How does OneTake AI support content creators in optimizing their videos for different social media platforms?

Initially, we designed our software specifically for creating online course videos, which we locked within a proprietary player to prevent piracy. This, however, limited users when they wanted to export videos to platforms like YouTube. Based on user feedback from our live sessions with customers, we realized the importance of versatility. Now, users can export videos in various formats suitable for multiple platforms, such as horizontal for YouTube, square for Instagram, and vertical for TikTok. We also assist with creating video descriptions and scripts tailored for different platforms.

What are the challenges in making AI understand the context and nuances of video for different cultures and audiences?

It has been easier for me than for most of my colleagues, and still more complicated than I thought it would be. I had an edge when I started OneTake AI, which is that I speak several languages. From the beginning, I said I want the software to be available in French, Spanish, English, and Portuguese. After that, we added Italian, which I don’t speak as well, and Japanese, a language I don’t speak at all.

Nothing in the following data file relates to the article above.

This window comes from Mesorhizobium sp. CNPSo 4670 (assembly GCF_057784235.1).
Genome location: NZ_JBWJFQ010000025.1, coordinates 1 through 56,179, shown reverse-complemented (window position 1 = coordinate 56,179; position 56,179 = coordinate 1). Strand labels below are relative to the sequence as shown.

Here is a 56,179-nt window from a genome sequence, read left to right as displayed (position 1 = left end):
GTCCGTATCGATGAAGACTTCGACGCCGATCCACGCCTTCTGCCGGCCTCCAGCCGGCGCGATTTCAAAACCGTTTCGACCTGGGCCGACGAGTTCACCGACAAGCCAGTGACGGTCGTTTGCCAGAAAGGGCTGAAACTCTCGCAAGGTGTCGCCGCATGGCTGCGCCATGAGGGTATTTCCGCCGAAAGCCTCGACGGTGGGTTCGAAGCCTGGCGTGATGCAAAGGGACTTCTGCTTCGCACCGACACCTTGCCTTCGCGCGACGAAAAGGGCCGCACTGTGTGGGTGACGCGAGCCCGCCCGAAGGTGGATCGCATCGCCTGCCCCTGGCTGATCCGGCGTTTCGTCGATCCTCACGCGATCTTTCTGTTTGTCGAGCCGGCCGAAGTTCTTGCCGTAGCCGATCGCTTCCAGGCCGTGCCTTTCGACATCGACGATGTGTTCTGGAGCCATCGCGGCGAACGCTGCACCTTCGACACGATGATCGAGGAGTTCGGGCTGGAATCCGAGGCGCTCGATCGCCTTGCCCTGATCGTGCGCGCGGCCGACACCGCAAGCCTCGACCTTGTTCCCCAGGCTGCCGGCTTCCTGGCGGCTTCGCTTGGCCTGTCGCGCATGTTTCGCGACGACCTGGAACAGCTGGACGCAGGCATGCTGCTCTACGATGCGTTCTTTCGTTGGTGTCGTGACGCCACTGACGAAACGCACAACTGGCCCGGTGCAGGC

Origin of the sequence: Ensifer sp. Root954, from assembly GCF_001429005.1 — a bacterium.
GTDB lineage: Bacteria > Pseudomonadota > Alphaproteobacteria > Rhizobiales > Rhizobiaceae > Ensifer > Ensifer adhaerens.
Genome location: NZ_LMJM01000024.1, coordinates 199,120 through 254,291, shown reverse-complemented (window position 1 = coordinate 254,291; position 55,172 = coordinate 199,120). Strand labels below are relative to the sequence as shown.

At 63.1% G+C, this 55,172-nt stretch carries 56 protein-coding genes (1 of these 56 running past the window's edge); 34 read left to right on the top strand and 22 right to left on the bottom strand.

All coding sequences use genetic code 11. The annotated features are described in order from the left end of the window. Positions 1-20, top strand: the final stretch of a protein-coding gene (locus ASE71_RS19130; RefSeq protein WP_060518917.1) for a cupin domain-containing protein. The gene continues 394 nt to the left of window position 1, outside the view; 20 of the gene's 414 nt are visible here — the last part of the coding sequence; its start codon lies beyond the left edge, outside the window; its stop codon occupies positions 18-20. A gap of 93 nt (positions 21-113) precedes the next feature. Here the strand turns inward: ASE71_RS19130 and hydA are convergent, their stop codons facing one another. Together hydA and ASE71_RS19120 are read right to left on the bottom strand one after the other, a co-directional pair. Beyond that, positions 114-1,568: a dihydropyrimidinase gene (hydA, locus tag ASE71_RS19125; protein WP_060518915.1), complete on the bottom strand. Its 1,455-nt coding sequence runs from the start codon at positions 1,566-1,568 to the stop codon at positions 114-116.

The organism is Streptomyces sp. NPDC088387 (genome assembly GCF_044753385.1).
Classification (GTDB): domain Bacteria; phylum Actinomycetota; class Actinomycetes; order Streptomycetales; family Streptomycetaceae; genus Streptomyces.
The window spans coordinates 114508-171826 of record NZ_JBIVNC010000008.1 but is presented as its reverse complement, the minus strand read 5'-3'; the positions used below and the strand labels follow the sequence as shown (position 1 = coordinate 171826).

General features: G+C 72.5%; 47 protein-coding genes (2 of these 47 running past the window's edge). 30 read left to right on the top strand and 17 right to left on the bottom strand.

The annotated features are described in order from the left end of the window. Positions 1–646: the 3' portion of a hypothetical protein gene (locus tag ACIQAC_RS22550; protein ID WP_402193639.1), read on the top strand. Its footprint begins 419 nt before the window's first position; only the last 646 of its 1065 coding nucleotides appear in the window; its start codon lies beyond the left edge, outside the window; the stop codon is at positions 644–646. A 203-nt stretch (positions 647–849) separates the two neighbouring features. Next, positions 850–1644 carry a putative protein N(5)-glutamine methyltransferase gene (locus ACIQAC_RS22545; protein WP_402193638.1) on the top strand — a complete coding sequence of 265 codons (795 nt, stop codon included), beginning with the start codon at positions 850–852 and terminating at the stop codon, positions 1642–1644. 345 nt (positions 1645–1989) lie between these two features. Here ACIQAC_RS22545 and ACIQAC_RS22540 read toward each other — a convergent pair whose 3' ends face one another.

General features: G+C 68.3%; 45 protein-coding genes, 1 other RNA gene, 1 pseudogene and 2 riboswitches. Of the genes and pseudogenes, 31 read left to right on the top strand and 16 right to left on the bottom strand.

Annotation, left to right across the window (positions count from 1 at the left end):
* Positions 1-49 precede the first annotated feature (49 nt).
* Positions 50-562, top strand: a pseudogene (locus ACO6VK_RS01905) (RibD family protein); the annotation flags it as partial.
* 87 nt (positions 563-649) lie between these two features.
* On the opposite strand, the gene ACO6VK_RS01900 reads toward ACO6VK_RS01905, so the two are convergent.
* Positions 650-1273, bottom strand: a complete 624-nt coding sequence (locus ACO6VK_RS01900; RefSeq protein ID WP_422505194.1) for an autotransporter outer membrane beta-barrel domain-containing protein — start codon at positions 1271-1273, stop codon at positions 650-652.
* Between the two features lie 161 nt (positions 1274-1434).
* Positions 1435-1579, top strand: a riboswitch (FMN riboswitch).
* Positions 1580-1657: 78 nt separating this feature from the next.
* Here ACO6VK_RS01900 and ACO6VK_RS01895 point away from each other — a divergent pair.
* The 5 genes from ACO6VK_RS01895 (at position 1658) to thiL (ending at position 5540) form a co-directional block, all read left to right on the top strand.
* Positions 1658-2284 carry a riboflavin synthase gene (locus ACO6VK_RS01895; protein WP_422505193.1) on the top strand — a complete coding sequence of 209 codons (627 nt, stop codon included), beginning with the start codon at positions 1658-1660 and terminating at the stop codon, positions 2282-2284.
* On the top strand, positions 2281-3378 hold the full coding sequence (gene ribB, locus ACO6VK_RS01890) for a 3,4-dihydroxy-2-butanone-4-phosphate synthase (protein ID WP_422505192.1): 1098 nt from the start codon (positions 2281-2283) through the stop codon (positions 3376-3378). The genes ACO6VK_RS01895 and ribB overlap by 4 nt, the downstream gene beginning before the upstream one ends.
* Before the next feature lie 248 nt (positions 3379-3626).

In the beginning, it was an advantage because I could speak to our customers in their language. We could check that the output and see that it matched what people wanted. In 2023, when we launched in Japan, that’s when the whole thing exploded, because we had no idea how to tell if the translation of the titles of the videos were right, if the animations were correct. We were getting reports of issues that we as Westerners could not understand.

The second challenge was just getting the AI to work more on videos with different languages. That was a big challenge. Japanese was the hardest to implement, but once we figured it out, we were able to add 100 additional languages. So by now, almost any language can be edited by OneTake AI.